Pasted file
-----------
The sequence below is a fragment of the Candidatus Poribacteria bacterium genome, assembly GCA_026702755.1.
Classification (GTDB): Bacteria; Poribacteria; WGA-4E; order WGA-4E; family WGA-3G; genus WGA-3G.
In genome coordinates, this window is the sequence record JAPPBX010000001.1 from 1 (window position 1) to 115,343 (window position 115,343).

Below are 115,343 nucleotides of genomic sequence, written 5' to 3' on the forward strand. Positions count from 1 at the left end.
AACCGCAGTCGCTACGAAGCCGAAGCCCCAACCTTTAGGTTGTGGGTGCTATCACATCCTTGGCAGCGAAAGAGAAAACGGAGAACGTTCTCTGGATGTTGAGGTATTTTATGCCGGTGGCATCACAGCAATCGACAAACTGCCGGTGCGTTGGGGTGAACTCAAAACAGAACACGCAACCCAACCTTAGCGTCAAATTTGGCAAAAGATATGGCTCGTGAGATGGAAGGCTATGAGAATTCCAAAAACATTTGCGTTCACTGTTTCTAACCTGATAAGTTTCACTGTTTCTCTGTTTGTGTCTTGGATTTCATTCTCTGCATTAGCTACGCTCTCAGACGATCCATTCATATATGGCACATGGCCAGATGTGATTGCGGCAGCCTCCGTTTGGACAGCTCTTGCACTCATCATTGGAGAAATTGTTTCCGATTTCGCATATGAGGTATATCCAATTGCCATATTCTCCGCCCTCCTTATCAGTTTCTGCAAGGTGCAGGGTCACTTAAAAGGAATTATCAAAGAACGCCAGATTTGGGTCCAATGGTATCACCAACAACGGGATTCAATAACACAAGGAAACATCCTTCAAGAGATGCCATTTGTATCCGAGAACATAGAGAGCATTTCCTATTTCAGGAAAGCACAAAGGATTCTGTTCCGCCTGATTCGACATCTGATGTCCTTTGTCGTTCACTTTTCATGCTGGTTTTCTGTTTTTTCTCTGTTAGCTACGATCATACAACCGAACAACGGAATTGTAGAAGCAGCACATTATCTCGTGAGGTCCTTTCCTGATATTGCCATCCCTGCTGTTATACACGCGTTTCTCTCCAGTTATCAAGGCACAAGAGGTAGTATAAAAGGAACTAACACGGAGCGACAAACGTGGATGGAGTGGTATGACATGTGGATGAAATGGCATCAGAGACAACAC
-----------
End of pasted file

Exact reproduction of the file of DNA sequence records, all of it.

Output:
The sequence below is a fragment of the Candidatus Poribacteria bacterium genome, assembly GCA_026702755.1.
Classification (GTDB): Bacteria; Poribacteria; WGA-4E; order WGA-4E; family WGA-3G; genus WGA-3G.
In genome coordinates, this window is the sequence record JAPPBX010000001.1 from 1 (window position 1) to 115,343 (window position 115,343).

Below are 115,343 nucleotides of genomic sequence, written 5' to 3' on the forward strand. Positions count from 1 at the left end.
AACCGCAGTCGCTACGAAGCCGAAGCCCCAACCTTTAGGTTGTGGGTGCTATCACATCCTTGGCAGCGAAAGAGAAAACGGAGAACGTTCTCTGGATGTTGAGGTATTTTATGCCGGTGGCATCACAGCAATCGACAAACTGCCGGTGCGTTGGGGTGAACTCAAAACAGAACACGCAACCCAACCTTAGCGTCAAATTTGGCAAAAGATATGGCTCGTGAGATGGAAGGCTATGAGAATTCCAAAAACATTTGCGTTCACTGTTTCTAACCTGATAAGTTTCACTGTTTCTCTGTTTGTGTCTTGGATTTCATTCTCTGCATTAGCTACGCTCTCAGACGATCCATTCATATATGGCACATGGCCAGATGTGATTGCGGCAGCCTCCGTTTGGACAGCTCTTGCACTCATCATTGGAGAAATTGTTTCCGATTTCGCATATGAGGTATATCCAATTGCCATATTCTCCGCCCTCCTTATCAGTTTCTGCAAGGTGCAGGGTCACTTAAAAGGAATTATCAAAGAACGCCAGATTTGGGTCCAATGGTATCACCAACAACGGGATTCAATAACACAAGGAAACATCCTTCAAGAGATGCCATTTGTATCCGAGAACATAGAGAGCATTTCCTATTTCAGGAAAGCACAAAGGATTCTGTTCCGCCTGATTCGACATCTGATGTCCTTTGTCGTTCACTTTTCATGCTGGTTTTCTGTTTTTTCTCTGTTAGCTACGATCATACAACCGAACAACGGAATTGTAGAAGCAGCACATTATCTCGTGAGGTCCTTTCCTGATATTGCCATCCCTGCTGTTATACACGCGTTTCTCTCCAGTTATCAAGGCACAAGAGGTAGTATAAAAGGAACTAACACGGAGCGACAAACGTGGATGGAGTGGTATGACATGTGGATGAAATGGCATCAGAGACAACAC